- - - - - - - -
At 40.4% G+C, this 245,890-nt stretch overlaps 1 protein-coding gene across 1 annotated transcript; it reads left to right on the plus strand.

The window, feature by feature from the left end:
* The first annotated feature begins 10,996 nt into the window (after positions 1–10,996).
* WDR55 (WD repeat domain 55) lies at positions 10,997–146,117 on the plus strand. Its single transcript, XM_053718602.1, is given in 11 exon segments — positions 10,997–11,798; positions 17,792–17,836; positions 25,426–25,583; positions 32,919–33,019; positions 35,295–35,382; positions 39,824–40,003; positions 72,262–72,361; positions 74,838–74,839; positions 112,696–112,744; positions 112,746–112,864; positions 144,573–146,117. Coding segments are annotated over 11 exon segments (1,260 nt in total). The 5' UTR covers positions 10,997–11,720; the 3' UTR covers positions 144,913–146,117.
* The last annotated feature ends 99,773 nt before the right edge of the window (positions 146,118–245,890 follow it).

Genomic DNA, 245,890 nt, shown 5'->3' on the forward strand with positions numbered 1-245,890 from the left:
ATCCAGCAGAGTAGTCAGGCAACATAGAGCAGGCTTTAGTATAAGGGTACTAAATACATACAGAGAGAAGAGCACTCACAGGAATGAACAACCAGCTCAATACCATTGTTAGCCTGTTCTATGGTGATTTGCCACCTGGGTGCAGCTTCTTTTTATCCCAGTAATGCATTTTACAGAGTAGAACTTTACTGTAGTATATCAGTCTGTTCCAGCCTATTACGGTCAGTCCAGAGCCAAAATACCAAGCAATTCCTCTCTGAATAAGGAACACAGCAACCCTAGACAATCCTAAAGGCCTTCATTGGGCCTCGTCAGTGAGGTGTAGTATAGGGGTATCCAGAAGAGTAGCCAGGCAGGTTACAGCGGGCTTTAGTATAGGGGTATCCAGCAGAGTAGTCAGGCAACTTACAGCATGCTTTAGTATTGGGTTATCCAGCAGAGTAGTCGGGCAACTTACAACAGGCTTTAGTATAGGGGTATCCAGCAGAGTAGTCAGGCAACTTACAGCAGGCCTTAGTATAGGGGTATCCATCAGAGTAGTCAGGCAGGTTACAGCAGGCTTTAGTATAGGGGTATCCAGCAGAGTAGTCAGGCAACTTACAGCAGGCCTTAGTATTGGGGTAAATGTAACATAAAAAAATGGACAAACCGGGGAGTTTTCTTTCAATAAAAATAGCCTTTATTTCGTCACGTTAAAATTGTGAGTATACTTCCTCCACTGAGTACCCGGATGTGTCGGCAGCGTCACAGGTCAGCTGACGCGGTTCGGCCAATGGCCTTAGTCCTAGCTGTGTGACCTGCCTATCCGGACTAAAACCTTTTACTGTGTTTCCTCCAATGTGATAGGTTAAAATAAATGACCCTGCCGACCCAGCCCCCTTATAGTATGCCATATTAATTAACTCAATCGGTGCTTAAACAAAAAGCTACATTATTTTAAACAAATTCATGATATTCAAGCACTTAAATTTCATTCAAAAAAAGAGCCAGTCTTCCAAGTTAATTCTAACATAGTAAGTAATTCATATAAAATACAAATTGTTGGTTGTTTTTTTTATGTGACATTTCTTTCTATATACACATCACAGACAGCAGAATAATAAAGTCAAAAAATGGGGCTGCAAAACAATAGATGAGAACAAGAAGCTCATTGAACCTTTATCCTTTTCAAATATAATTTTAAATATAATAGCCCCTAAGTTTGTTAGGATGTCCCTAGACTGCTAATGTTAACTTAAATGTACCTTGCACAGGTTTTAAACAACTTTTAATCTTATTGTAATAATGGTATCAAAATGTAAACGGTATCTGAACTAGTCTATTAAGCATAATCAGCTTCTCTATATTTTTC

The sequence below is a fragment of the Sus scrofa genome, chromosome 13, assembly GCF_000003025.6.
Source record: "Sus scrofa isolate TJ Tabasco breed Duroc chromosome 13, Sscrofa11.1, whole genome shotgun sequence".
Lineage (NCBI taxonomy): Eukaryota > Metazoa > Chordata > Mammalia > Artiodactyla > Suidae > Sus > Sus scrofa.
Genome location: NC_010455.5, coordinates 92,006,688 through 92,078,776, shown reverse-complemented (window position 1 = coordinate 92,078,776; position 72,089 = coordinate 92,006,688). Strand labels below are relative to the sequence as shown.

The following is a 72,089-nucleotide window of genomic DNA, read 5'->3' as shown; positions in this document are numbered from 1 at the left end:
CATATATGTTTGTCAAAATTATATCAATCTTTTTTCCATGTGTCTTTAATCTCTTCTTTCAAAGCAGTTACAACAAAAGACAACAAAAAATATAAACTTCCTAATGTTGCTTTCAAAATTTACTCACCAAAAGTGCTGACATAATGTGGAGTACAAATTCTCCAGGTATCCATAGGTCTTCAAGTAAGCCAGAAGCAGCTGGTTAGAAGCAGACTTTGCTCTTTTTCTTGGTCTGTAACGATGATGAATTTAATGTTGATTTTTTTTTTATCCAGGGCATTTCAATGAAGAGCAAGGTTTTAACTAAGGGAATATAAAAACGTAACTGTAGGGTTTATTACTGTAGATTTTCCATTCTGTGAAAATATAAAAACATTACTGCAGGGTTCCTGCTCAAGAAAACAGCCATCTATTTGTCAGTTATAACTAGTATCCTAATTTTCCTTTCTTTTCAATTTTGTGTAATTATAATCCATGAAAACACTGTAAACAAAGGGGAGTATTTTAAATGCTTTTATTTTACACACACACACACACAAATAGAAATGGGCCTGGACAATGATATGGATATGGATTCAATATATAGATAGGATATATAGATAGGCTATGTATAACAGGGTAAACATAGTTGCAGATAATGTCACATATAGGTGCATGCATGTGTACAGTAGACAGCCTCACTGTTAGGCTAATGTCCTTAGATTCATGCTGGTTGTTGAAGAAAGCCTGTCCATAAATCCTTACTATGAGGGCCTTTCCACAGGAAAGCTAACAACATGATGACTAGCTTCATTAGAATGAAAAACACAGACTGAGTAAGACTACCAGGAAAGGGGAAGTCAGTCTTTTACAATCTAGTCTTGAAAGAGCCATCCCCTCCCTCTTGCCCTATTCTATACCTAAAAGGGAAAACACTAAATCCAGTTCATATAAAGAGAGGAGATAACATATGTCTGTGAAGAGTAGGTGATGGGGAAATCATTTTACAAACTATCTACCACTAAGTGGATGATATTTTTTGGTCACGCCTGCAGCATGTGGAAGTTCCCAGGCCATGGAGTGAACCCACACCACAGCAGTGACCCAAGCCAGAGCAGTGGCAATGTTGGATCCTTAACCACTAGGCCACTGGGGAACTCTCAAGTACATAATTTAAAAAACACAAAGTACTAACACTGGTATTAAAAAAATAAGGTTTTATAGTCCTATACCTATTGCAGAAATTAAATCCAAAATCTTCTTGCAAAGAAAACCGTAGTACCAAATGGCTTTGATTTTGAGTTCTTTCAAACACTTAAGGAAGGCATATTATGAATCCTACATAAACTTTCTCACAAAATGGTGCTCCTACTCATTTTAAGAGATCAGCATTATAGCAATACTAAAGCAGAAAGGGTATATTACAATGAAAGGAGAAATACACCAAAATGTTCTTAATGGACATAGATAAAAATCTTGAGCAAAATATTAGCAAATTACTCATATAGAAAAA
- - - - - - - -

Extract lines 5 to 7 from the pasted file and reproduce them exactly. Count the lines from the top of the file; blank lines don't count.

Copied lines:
* The last annotated feature ends 99,773 nt before the right edge of the window (positions 146,118–245,890 follow it).

Genomic DNA, 245,890 nt, shown 5'->3' on the forward strand with positions numbered 1-245,890 from the left:
ATCCAGCAGAGTAGTCAGGCAACATAGAGCAGGCTTTAGTATAAGGGTACTAAATACATACAGAGAGAAGAGCACTCACAGGAATGAACAACCAGCTCAATACCATTGTTAGCCTGTTCTATGGTGATTTGCCACCTGGGTGCAGCTTCTTTTTATCCCAGTAATGCATTTTACAGAGTAGAACTTTACTGTAGTATATCAGTCTGTTCCAGCCTATTACGGTCAGTCCAGAGCCAAAATACCAAGCAATTCCTCTCTGAATAAGGAACACAGCAACCCTAGACAATCCTAAAGGCCTTCATTGGGCCTCGTCAGTGAGGTGTAGTATAGGGGTATCCAGAAGAGTAGCCAGGCAGGTTACAGCGGGCTTTAGTATAGGGGTATCCAGCAGAGTAGTCAGGCAACTTACAGCATGCTTTAGTATTGGGTTATCCAGCAGAGTAGTCGGGCAACTTACAACAGGCTTTAGTATAGGGGTATCCAGCAGAGTAGTCAGGCAACTTACAGCAGGCCTTAGTATAGGGGTATCCATCAGAGTAGTCAGGCAGGTTACAGCAGGCTTTAGTATAGGGGTATCCAGCAGAGTAGTCAGGCAACTTACAGCAGGCCTTAGTATTGGGGTAAATGTAACATAAAAAAATGGACAAACCGGGGAGTTTTCTTTCAATAAAAATAGCCTTTATTTCGTCACGTTAAAATTGTGAGTATACTTCCTCCACTGAGTACCCGGATGTGTCGGCAGCGTCACAGGTCAGCTGACGCGGTTCGGCCAATGGCCTTAGTCCTAGCTGTGTGACCTGCCTATCCGGACTAAAACCTTTTACTGTGTTTCCTCCAATGTGATAGGTTAAAATAAATGACCCTGCCGACCCAGCCCCCTTATAGTATGCCATATTAATTAACTCAATCGGTGCTTAAACAAAAAGCTACATTATTTTAAACAAATTCATGATATTCAAGCACTTAAATTTCATTCAAAAAAAGAGCCAGTCTTCCAAGTTAATTCTAACATAGTAAGTAATTCATATAAAATACAAATTGTTGGTTGTTTTTTTTATGTGACATTTCTTTCTATATACACATCACAGACAGCAGAATAATAAAGTCAAAAAATGGGGCTGCAAAACAATAGATGAGAACAAGAAGCTCATTGAACCTTTATCCTTTTCAAATATAATTTTAAATATAATAGCCCCTAAGTTTGTTAGGATGTCCCTAGACTGCTAATGTTAACTTAAATGTACCTTGCACAGGTTTTAAACAACTTTTAATCTTATTGTAATAATGGTATCAAAATGTAAACGGTATCTGAACTAGTCTATTAAGCATAATCAGCTTCTCTATATTTTTC